The frequency and intensity of severe wildfires have doubled in the past 20 years


This article Republished from Conversation under a Creative Commons License.

It seems we are getting used to fires on Earth. Recently, Greece had more than 70 wildfires burning simultaneously. In early 2024, Chile suffered its worst wildfire season in history, killing more than 130 people. Last year, Canada had record-breaking wildfires from March to November, and in August, flames ravaged the island of Maui in Hawaii. And the list goes on.

Watching the news makes it seem like catastrophic wildfires happen all the time, and unfortunately that sentiment has been proven right. A new study published in Nature Ecology & Evolution shows that the number and intensity of the worst wildfires on Earth have doubled in the past two decades.

The authors of the new study, researchers from the University of Tasmania, first calculated the energy released by different fires over 21 years from 2003 to 2023. They did this by using a satellite-based sensor that can detect the heat released by fires, and measuring the energy released as “fire radiative power.”

The researchers identified a total of 30 million fires (technically 30 million “fire events”, which may include some clusters of fires grouped together). They then selected the top 2,913 that released the most energy, i.e. the 0.01 percent “most extreme” wildfires. Their work shows that these extreme wildfires are occurring more frequently, with their number doubling in the past two decades. Since 2017, the Earth has experienced the most extreme wildfires in six years (all years except 2022).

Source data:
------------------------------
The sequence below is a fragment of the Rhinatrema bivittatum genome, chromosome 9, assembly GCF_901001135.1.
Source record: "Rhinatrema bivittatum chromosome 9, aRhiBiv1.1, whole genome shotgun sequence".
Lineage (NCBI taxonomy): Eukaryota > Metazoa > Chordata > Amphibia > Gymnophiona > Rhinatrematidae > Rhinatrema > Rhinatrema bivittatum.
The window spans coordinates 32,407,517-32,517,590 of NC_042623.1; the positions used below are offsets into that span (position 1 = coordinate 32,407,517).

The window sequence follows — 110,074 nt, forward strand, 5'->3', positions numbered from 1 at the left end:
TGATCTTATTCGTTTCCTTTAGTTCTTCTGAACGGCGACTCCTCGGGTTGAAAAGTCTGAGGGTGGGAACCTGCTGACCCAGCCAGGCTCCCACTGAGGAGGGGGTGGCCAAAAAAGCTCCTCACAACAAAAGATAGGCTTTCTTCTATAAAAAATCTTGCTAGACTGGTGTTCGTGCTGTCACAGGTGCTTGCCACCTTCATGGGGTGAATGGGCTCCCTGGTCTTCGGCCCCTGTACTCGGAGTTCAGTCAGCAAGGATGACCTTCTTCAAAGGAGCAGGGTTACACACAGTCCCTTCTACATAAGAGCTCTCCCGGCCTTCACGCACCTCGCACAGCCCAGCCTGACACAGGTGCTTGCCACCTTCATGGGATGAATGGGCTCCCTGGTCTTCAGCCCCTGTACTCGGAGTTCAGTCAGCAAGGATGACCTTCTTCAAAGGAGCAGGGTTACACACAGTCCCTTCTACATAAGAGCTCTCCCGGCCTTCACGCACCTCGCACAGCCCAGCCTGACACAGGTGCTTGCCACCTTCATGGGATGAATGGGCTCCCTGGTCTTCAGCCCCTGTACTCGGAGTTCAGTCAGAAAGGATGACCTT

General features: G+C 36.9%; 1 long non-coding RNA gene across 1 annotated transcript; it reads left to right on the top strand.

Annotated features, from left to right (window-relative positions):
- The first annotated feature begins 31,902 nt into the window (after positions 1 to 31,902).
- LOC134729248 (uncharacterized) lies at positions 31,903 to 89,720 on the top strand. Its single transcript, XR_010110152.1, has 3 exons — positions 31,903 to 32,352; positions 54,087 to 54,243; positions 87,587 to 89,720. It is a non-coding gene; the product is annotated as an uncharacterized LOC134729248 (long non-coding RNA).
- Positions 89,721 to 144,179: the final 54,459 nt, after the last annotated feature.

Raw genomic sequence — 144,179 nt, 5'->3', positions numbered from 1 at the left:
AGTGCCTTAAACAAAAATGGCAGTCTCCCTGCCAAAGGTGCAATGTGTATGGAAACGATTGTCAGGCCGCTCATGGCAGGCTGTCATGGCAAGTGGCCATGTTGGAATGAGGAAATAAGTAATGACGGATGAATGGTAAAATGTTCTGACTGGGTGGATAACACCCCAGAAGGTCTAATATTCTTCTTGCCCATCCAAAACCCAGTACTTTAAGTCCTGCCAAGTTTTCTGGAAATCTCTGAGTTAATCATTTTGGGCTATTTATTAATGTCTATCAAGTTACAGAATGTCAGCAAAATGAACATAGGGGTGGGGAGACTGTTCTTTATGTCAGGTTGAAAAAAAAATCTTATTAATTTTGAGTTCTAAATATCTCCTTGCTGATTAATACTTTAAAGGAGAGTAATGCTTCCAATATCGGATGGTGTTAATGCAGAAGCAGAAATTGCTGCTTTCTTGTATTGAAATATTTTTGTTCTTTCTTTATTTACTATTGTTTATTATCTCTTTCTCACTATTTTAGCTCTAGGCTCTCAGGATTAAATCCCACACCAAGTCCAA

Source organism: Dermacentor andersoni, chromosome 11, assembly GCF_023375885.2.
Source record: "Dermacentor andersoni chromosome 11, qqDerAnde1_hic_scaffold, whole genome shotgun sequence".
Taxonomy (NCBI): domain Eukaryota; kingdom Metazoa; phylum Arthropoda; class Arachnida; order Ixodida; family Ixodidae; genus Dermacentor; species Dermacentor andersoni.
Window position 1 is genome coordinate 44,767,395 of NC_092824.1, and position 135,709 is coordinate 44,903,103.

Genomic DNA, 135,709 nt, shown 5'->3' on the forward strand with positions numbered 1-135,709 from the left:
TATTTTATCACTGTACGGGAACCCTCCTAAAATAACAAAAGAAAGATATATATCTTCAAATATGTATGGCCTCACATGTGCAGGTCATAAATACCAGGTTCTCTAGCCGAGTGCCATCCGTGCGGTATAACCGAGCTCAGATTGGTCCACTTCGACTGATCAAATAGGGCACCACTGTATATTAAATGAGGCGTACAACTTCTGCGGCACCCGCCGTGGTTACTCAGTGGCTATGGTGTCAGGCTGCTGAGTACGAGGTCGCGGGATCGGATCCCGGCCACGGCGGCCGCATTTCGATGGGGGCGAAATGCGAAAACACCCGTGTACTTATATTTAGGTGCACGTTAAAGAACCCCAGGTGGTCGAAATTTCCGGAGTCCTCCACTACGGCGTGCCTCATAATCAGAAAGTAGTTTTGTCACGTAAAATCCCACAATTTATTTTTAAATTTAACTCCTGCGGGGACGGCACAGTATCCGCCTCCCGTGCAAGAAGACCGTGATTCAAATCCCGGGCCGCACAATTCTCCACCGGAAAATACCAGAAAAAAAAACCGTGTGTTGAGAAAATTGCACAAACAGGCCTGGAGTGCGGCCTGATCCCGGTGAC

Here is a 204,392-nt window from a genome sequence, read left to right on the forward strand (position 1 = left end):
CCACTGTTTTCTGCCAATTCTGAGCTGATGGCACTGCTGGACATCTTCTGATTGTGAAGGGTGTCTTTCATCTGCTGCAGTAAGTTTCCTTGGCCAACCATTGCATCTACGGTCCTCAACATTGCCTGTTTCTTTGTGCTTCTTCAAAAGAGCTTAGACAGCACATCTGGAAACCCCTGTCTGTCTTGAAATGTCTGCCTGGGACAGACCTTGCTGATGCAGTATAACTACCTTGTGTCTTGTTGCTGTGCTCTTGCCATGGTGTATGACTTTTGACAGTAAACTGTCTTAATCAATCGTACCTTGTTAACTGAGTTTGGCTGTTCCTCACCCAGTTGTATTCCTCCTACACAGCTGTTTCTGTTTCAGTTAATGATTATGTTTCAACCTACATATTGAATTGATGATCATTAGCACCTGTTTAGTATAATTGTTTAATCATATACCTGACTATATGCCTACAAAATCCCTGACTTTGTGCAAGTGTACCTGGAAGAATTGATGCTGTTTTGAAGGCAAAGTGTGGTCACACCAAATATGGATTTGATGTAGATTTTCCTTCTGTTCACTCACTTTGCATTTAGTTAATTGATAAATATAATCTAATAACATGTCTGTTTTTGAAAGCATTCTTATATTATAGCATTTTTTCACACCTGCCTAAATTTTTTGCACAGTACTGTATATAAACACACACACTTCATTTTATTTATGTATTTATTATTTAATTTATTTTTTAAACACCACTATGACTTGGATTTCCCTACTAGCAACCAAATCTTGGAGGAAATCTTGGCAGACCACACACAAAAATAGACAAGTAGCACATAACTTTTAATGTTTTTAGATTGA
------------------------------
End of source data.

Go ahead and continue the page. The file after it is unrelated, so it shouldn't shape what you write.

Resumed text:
Importantly, these extreme wildfires are becoming more intense. Fires classified as severe in recent years emitted twice as much energy as fires classified as severe at the beginning of the study period.

These findings match other recent evidence that wildfires are getting worse. For example, the area of ​​forest burned each year is increasing slightly, which is also increasing forest carbon emissions. (The total land area burned each year is actually decreasing, due to fewer fires in grasslands and croplands, but these fires are less intense and emit less carbon than wildfires.)

Burn severity – an indicator of how badly fires damage ecosystems – is also worsening in many regions, and the percentage of burned land affected by high-intensity burns is increasing globally.

ILO estimates of trends in extreme fires: area burned and the fraction of area burned at high severity for six 'biomes'...

Courtesy of Victor Fernández García


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